* vasodilation redistributes blood flow from central to peripheral compartments
* metabolic oxygen consumption is decreased, which decreases heat generation

58

which volatiles trigger malignant hyperthermia? which is most/ least potent?

* all volatiles trigger MH in genetically susceptible pts
* halothane is most potent trigger
* N2O is very weak trigger, if a trigger at all

59

describe the nephrotoxic effect of inhaled agents and how we prevent it

*volatiles (specifically sevoflurane) can interact with CO2 absorbers to produce Compound A – shown to be a nephrotoxin in rates
( higher levels in baralyme vs. soda lime)
* flows > 2L/min will prevent formation of Compound A

60

under what circumstances do you risk carbon monxide poisoning when using inhaled agents?

* volatiles + bases in dry desiccated CO2 absorber

61

which volatile has the following characteristics?
* non-irritating
* CV changes
* high potency
* thymol preservative
* bronchodilator
* metabolized up to 20%

halothane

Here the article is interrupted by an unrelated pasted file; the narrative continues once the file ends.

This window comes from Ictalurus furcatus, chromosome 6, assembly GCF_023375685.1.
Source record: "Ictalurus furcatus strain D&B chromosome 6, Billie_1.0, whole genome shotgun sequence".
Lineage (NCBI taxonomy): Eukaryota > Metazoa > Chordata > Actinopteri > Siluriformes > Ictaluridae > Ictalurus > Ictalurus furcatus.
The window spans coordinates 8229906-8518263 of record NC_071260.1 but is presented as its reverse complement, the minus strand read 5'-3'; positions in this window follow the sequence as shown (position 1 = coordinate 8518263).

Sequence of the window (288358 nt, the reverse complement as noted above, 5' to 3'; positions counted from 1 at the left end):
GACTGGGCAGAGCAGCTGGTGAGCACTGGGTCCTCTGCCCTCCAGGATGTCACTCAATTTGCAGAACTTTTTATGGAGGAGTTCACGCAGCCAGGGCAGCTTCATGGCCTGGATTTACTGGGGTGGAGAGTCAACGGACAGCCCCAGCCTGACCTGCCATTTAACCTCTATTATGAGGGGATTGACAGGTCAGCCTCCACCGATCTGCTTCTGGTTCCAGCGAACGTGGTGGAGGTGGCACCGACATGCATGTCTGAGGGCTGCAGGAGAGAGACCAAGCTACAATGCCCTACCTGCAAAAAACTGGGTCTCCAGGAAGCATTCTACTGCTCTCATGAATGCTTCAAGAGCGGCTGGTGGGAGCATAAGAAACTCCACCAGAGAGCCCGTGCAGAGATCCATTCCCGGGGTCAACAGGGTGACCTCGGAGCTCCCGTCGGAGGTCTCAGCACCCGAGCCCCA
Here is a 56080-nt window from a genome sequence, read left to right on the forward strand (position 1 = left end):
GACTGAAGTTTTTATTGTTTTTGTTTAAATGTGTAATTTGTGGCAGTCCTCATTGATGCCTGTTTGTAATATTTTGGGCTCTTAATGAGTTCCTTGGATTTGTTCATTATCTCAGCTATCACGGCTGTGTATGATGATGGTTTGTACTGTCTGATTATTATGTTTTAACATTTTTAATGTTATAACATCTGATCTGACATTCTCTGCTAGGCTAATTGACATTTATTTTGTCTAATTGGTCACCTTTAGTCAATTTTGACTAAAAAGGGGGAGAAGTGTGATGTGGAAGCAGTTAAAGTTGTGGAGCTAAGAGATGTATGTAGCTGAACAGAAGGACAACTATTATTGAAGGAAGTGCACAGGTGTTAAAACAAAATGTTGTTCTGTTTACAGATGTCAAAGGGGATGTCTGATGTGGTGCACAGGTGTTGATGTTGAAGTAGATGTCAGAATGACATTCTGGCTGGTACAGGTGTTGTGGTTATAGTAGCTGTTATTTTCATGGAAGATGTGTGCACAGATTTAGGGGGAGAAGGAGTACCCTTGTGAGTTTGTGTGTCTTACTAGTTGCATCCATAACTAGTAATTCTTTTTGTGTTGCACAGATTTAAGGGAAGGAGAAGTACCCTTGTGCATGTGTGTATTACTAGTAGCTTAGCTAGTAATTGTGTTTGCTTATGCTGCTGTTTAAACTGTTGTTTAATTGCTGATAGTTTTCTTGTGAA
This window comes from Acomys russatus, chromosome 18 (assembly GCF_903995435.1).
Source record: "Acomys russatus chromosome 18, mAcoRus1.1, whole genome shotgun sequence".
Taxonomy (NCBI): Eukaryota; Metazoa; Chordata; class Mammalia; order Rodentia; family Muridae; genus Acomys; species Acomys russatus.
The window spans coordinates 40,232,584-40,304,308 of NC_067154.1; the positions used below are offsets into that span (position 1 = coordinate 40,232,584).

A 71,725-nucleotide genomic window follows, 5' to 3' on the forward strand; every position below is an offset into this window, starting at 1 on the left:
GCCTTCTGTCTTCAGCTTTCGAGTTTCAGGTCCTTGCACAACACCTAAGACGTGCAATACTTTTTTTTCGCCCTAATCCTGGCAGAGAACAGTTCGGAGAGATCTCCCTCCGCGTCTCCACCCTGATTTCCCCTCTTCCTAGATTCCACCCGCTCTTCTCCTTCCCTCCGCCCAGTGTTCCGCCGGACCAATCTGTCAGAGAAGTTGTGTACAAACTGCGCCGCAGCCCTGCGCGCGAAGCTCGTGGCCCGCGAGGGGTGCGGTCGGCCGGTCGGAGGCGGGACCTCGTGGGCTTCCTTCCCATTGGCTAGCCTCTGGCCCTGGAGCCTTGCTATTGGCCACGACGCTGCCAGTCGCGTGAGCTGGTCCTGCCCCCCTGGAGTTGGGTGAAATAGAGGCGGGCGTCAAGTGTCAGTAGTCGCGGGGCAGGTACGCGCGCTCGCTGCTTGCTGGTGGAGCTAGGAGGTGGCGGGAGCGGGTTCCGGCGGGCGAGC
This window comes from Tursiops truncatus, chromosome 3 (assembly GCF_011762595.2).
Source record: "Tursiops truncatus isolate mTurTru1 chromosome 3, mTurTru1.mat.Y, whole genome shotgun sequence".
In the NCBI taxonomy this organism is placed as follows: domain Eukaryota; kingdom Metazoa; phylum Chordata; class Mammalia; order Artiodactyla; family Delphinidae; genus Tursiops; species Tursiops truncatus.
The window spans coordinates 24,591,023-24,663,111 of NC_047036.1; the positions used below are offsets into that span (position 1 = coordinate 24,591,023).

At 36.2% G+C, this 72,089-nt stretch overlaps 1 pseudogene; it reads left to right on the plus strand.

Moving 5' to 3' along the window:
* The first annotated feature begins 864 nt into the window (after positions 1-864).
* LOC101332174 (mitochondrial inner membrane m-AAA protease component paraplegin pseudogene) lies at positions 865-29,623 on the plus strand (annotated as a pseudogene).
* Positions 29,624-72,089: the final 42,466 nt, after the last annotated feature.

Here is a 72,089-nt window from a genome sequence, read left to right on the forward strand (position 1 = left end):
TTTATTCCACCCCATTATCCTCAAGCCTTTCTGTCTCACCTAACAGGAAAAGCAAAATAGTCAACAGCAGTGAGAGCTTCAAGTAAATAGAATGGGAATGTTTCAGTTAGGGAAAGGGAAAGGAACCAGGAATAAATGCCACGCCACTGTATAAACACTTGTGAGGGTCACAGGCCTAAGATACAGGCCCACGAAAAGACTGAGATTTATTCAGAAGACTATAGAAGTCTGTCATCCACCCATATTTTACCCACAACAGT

* high metabolization responsible for halothane related hepatitis

62

which volatile has the following characteristics?
* highly potent
* AW irritant
* minimal metabolism – 0.2%
* no toxic issues
* minimal CV changes at 1 MAC
* coronary vasodilator
* great for neuro cases (2 MAC = isoelectric EEG)

isoflurane
* takes too long to wake up – more soluble

63

which volatile has the following characteristics?
* pungent – AW irritant (avoid with reactive AWs)
* decreased potency (relative – can run at low flows and maintain high PA)
* lowest volatile blood gas coefficient (0.47)
* special vaporizers
* easily titratable
* carbon monoxide formation in desiccated CO2 absorbers
* prompt recovery

desflurane

64

which volatile has the following characteristics?
* least AW irritant – minimal odor
* good for inhalation induction
* metabolized 2-5% (compound A formation leading to renal tubular injury)
* prompt recovery (not as quick as des)
* low flows for 2 MAC hours

sevoflurane

65

which volatile has the following characteristics?
* sweet smelling
* highly insoluble
* decreases MAC requirements of other gases in concert
* little side effects
* increased pulmonary vascular resistance/cerebral metabolic oxygen requirements
* ANALGESIC EFFECTS
* increased PONV
* MAC > 100%
* diffusion hypoxia
* airspace expansion – no laparoscopic, ear, eye surgeries

nitrous oxide